More novella than novel, this latest translation in the Italian Inspector Montalbano Series, a police procedural series set in Sicily, will satisfy adult fans. If you are a fan of the television film series adapted from the books, then you will already know this story. The books were adapted faithfully, and the actors portray the characters with just as much faithfulness, that you will surely picture the show just as I did while reading The Fourth Secret.
The Montalbano books (and the TV show) are rich with food, colleagues, Montabano's home by the sea, and his relationship with his long-distance, long-suffering girlfriend Livia. Montalbano is an egocentric workaholic who is not always decent with his work mates, and almost never decent to his girlfriend, who is really just an easy woman for the emotionally stunted Montalbano.
Here is a fun fan promo for the new Montalbano episode coming on BBC television, which gives a great idea of what the books and the series are like:
If you are not familiar with the characters or locations, then you might have difficulty reading The Fourth Secret, since the author provides very little background information. It is assumed that you are a fan of the series and have read the other books.
The author loves to highlight in his books the sometimes eccentric beliefs and behaviors of his Sicilian-Italian compatriots. He relishes their fears, neuroticism, amorality and poor male-female relationships. That is where most of the humor comes from in the book.
Montalbano's famous temper is on display. He is very short of patience and loves to take his frustrations out on objects and people. At one point, Montalbano nearly destroys a public telephone, and he is called on it by a carabinieri marshal:
Montalbano came back to his senses. That was the last thing he needed, a brawl between a police inspector and a carabinieri marshal. And who was going to come and restore order, the border patrol?
There are frequent vulgarities in the book, some sex, and many cases of confusing pronouns. Some punctuation marks are missing, as are some subjunctive verbs and past perfect forms. Some of the paragraphing is odd.
Here is a glimpse of Montalbano's temper and his poor relationship with Livia, his girlfriend, from the TV film series:
Political tirades punctuate the text, perhaps a sounding board for the author.
...this beautiful Europe designed only to please the banks.
Because the translations have been done so long after the original Italian books, The Fourth Secret, La Paura di Montalbano in Italian, could actually be called a historical mystery novel. It is set in a Europe where Italy still uses the Lira, for example.
Montalbano's relationship with food is unique. He experiences food as a sort of religious worship, or meditative trance.
He polished off a huge plate of fried mullet, managing to reach the concentration of a Hindu Brahmin...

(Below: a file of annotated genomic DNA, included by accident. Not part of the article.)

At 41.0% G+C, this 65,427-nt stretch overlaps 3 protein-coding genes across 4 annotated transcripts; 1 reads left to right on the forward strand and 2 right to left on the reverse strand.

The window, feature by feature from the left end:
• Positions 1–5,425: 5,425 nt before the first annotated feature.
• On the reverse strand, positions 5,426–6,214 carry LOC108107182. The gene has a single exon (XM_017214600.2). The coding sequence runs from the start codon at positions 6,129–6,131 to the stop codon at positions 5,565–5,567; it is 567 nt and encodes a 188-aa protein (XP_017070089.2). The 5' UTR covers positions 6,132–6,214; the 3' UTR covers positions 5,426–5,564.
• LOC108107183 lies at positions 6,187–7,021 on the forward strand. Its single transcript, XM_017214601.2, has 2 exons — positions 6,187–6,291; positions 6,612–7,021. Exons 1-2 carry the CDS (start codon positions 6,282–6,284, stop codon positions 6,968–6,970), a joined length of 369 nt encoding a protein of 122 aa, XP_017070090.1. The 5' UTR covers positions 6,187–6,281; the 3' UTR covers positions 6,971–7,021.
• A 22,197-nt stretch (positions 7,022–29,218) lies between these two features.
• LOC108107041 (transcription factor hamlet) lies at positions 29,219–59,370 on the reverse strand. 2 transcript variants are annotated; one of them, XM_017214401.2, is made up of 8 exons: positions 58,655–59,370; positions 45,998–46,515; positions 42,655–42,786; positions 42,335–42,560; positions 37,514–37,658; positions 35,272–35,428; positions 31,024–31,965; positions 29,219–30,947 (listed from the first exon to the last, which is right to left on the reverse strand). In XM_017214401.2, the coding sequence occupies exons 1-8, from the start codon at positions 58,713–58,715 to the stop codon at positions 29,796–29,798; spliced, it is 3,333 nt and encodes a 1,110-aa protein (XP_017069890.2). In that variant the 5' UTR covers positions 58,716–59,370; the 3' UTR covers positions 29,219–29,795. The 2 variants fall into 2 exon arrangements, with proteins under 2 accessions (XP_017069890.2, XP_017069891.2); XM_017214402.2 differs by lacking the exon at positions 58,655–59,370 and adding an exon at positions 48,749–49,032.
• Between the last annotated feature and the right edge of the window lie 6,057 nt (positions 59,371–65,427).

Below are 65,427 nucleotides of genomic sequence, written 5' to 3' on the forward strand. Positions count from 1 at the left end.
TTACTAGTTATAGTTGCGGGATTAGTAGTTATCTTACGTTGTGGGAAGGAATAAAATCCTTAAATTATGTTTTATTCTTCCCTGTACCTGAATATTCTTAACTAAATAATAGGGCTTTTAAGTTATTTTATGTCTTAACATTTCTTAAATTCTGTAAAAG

I have another page on this site about the series. But here is the list of books in the Montalbano series to date as English translations:
- The Shape of Water (La forma dell’acqua)
- The Terracotta Dog - (Il cane di terracotta)
- The Snack Thief (Il ladro di merendine)
- The Voice of the Violin (La voce del violino)
- Excursion to Tindari (La gita a Tindari)
- The Scent of the Night (L’odore della notte)
- Rounding the Mark (Il giro di boa)
- The Patience of the Spider (La pazienza del ragno)
- The Paper Moon (La Luna di Carta)
- August Heat (La Vampa d'Agosto)
- The Wings of the Sphinx (Le Ali della Sfinge)
- The Track of Sand (La pista di Sabbia)
- The Potter's Field (Il campo del vasaio)
- The Age of Doubt (L'età del dubbio)
- The Dance of the Seagull (La danza del gabbiano)
- Treasure Hunt (La caccia al tesoro)
- Angelica's Smile (Il sorriso di Angelica)
- Game of Mirrors (Il gioco degli specchi
From the book's description:
In the latest mystery featuring Inspector Montalbano, a deadly accident at a building site prompts a search with shocking revelations
Yesterday morning around seven thirty, an Albanian construction worker, age thirty-eight, Pashko Puka, a legal resident with a work permit, hired by the Santa Maria construction company owned by Alfredo Corso, fell from a scaffold that had been erected during the construction of an apartment building in Tonnarello, between Vigata and Montelusa. His coworkers, who immediately rushed to his aid, unfortunately discovered he had died.
There have been six events euphemistically called “tragedies in the workplace” in the past month. Six deaths caused by an inexplicable disregard for safety regulations. When the local magistrate opens an investigation, Inspector Montalbano is on the case. But Montalbano soon discovers that these seemingly unrelated incidents are only part of a larger network of crimes.
This intricate novella is a testament to Andrea Camilleri’s talent for building engaging plots that continue to charm readers by the thousands.
Here is a direct link to The Fourth Secret at Amazon.com:
Here are links to the first 6 books in the series at Amazon.com:
Please visit the author Camilleri's website.
This review is by Candida Martinelli, of Candida Martinelli's Italophile Site, and the author of the cozy-murder-mystery novel AN EXTRA VIRGIN PRESSING MURDER, and the young-adult/adult mystery novel series THE VIOLET STRANGE MYSTERIES the first book of which is VIOLET'S PROBLEM.